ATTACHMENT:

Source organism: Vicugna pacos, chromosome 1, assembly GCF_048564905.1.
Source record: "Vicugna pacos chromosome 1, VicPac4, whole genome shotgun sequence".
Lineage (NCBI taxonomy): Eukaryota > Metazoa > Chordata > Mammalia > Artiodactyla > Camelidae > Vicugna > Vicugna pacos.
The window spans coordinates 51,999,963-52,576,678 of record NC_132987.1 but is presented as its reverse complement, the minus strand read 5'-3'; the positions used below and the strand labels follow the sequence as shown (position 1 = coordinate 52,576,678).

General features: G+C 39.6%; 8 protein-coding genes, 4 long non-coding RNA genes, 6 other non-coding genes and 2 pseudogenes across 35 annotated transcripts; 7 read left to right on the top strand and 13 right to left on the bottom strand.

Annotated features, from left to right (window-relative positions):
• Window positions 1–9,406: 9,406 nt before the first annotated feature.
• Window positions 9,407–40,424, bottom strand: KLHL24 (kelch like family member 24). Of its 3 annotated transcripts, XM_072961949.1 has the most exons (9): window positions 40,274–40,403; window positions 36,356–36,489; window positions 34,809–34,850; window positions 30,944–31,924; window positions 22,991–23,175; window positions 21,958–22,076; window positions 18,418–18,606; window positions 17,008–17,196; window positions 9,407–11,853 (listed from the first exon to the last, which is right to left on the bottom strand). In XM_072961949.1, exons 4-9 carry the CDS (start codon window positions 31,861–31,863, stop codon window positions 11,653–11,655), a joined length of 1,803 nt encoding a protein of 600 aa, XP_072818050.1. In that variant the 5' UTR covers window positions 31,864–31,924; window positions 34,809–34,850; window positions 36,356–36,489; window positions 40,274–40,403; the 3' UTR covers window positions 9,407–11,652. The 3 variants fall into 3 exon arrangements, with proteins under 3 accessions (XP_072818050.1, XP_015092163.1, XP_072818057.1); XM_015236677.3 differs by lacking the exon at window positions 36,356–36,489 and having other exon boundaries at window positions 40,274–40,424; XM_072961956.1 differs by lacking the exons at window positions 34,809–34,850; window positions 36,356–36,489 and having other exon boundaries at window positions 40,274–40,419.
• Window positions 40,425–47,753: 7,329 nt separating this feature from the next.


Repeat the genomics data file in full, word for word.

Source organism: Vicugna pacos, chromosome 1, assembly GCF_048564905.1.
Source record: "Vicugna pacos chromosome 1, VicPac4, whole genome shotgun sequence".
Lineage (NCBI taxonomy): Eukaryota > Metazoa > Chordata > Mammalia > Artiodactyla > Camelidae > Vicugna > Vicugna pacos.
The window spans coordinates 51,999,963-52,576,678 of record NC_132987.1 but is presented as its reverse complement, the minus strand read 5'-3'; the positions used below and the strand labels follow the sequence as shown (position 1 = coordinate 52,576,678).

General features: G+C 39.6%; 8 protein-coding genes, 4 long non-coding RNA genes, 6 other non-coding genes and 2 pseudogenes across 35 annotated transcripts; 7 read left to right on the top strand and 13 right to left on the bottom strand.

Annotated features, from left to right (window-relative positions):
• Window positions 1–9,406: 9,406 nt before the first annotated feature.
• Window positions 9,407–40,424, bottom strand: KLHL24 (kelch like family member 24). Of its 3 annotated transcripts, XM_072961949.1 has the most exons (9): window positions 40,274–40,403; window positions 36,356–36,489; window positions 34,809–34,850; window positions 30,944–31,924; window positions 22,991–23,175; window positions 21,958–22,076; window positions 18,418–18,606; window positions 17,008–17,196; window positions 9,407–11,853 (listed from the first exon to the last, which is right to left on the bottom strand). In XM_072961949.1, exons 4-9 carry the CDS (start codon window positions 31,861–31,863, stop codon window positions 11,653–11,655), a joined length of 1,803 nt encoding a protein of 600 aa, XP_072818050.1. In that variant the 5' UTR covers window positions 31,864–31,924; window positions 34,809–34,850; window positions 36,356–36,489; window positions 40,274–40,403; the 3' UTR covers window positions 9,407–11,652. The 3 variants fall into 3 exon arrangements, with proteins under 3 accessions (XP_072818050.1, XP_015092163.1, XP_072818057.1); XM_015236677.3 differs by lacking the exon at window positions 36,356–36,489 and having other exon boundaries at window positions 40,274–40,424; XM_072961956.1 differs by lacking the exons at window positions 34,809–34,850; window positions 36,356–36,489 and having other exon boundaries at window positions 40,274–40,419.
• Window positions 40,425–47,753: 7,329 nt separating this feature from the next.